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The Rise Of Ready-To-Drink Tea

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The consumption of tea, either loose leaf or bagged, has held, and continues to hold, a prominent position in most cultures around the world. However, as lifestyle habits continue to change to meet the demands of modern day society, one that is fast-paced and more health obsessed, our consumption preferences change with it. The practicality of ready-to-drink (RTD) tea then offers a wonderful alternative.

Simply put, RTD tea is a tea beverage prepared and bottled for immediate consumption, and it is one of the quickest growing beverages in the tea market, with its global market size estimated at 29.66 billion dollars in 2019. Particularly in the U.S., where ice tea reigns supreme, RTD teas have become a convenient alternative to the extreme amounts of sugar found in traditional soft drinks. Particularly for younger tea drinkers, who perhaps lack the time or patience to brew a perfect cup, but still prefer to drink something that fits with a healthy lifestyle.

Tea in general (green tea in particular) is believed to contain many properties that boosts ones health, from relieving stress to helping with heart disease for instance. As such, RTD tea provides this health benefit without having to sacrifice taste, because of all the possibilities to add any flavor or ingredient. Earlier and cheaper iterations of RTD (think of many popular ice teas) often contained only sugar, water, tea flavor and coloring agent (so it looks right), but no actual tea extract. This is the main difference between RTD’s that have a “clean label” and the ones that don’t. RTD’s with a clean label still possess the health benefits that tea offers.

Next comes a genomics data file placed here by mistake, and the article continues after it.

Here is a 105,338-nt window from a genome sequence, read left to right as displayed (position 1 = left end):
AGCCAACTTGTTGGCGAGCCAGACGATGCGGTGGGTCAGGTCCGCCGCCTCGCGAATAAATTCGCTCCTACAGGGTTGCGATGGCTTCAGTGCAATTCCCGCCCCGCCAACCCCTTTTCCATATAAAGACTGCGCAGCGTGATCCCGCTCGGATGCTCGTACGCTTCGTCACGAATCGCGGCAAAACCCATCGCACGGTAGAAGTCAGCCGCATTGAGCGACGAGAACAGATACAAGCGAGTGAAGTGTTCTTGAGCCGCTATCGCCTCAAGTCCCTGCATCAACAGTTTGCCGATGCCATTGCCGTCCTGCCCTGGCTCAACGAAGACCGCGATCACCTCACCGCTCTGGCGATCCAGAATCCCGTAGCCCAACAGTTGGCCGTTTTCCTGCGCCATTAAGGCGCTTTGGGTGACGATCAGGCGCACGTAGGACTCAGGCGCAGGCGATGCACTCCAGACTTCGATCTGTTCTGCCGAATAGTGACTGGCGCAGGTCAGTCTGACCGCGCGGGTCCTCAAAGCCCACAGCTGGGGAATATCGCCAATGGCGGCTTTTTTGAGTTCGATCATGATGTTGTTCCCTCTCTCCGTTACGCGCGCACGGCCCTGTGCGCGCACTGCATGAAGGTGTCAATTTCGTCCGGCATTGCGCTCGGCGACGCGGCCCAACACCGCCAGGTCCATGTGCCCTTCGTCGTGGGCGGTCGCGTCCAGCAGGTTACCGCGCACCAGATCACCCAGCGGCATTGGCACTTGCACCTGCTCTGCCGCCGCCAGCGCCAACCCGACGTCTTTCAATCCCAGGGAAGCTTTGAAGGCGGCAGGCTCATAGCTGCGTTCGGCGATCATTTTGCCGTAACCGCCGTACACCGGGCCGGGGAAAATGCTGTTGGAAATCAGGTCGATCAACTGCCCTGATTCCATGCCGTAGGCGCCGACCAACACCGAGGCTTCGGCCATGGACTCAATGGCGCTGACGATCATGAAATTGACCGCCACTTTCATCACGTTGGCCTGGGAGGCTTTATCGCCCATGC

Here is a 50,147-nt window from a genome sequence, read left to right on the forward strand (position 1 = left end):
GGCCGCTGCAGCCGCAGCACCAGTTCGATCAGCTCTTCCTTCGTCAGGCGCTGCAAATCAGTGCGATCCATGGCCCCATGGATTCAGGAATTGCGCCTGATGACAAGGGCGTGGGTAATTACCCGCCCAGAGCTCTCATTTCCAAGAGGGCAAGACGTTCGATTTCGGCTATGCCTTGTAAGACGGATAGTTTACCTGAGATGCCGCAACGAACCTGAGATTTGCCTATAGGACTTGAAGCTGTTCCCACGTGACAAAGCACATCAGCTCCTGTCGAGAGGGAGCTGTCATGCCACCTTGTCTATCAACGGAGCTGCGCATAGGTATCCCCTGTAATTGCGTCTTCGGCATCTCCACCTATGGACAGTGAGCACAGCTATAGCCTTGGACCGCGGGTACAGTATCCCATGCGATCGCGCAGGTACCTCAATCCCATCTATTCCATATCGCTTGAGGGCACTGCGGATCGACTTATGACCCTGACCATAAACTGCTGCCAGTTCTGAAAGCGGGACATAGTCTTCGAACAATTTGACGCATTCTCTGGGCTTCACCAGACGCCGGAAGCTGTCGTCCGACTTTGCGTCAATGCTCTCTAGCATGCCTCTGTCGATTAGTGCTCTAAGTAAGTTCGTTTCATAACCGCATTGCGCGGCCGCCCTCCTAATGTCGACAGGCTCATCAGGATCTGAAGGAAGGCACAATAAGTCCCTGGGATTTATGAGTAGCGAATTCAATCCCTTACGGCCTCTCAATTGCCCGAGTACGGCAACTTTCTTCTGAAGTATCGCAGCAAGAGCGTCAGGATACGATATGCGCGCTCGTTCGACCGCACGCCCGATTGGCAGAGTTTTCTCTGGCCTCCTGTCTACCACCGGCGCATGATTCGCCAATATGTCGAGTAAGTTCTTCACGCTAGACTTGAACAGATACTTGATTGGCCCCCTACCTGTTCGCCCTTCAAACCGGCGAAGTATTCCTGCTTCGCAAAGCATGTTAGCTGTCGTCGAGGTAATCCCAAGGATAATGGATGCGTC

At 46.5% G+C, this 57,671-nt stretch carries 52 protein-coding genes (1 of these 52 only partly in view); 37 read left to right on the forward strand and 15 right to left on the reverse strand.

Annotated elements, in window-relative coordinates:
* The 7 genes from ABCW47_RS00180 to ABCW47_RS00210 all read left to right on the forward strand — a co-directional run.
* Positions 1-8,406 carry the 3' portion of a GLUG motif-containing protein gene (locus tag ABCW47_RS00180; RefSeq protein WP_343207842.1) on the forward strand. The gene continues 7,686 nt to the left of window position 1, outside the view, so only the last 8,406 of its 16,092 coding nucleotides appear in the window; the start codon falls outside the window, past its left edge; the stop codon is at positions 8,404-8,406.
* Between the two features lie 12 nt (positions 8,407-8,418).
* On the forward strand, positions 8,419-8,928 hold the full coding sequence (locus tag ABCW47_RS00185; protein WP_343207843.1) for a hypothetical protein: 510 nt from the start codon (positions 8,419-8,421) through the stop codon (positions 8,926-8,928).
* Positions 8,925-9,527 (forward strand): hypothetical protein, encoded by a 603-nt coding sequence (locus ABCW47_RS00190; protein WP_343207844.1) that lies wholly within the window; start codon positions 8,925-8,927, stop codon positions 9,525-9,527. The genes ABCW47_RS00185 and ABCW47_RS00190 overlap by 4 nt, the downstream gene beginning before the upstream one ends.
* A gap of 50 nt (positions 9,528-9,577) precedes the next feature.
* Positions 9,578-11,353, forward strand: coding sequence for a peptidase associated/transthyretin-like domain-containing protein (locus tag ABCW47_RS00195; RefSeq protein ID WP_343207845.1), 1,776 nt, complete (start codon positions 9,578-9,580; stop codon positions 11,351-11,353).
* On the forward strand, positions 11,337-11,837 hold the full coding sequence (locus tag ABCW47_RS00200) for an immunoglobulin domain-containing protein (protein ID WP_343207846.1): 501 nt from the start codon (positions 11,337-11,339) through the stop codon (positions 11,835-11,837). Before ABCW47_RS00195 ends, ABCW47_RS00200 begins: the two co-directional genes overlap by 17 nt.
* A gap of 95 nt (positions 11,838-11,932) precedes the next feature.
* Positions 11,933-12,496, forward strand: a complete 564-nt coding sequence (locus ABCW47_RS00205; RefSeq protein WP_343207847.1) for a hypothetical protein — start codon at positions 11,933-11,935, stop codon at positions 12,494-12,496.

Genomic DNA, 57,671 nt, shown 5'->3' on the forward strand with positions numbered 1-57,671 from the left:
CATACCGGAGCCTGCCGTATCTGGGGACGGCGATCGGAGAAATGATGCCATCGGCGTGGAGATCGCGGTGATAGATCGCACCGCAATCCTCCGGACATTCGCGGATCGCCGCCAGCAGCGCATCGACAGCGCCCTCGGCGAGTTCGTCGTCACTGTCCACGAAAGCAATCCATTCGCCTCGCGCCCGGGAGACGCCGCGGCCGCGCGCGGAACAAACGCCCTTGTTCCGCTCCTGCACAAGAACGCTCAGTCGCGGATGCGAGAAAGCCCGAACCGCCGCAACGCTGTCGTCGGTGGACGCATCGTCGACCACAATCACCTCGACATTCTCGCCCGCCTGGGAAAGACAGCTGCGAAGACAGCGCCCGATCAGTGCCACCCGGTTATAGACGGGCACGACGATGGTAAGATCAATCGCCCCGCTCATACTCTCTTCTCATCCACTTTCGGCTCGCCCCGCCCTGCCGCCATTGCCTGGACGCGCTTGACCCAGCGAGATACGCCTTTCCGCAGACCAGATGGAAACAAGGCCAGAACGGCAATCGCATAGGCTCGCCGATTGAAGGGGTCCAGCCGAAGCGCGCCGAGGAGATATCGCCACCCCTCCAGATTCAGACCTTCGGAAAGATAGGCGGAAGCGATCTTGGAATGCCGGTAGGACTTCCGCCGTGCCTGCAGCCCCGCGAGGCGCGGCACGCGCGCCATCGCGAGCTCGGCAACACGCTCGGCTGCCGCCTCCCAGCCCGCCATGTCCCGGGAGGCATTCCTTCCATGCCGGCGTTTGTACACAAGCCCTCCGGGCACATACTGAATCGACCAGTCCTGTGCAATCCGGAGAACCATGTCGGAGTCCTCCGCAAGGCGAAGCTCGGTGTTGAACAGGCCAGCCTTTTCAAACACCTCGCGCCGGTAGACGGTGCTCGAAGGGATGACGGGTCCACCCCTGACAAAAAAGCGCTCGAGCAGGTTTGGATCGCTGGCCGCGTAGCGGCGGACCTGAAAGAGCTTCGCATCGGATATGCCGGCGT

So how is RTD tea made?. Australian manufacturer Flavourtech developed the Integrated Extraction System (IES), a process that utilizes the raw material, in this case leaves from the Camellia Sinensis plant. Without going into too much technical detail, the natural flavors and aroma of the specific tea leaves are extracted into a tea concentrate. This concentrate is added to a bottle, along with any other ingredients that a manufacturer might want to use. Extract can also be spray dried and powdered to increase its shelf life, the drawback of this method being that some of the healthy compounds deteriorate in this process.

Finally, although many premium brands like Arizona, PepsiCo-Lipton and Coca-Cola have ventured into the RTD tea market, and have been successful, another trend that we see in RTD tea is that consumers are increasingly concerned about sustainability. This includes transparency in manufacturing, packaging and ingredient quality, and as such has opened the door for smaller companies to carve out a niche for themselves.

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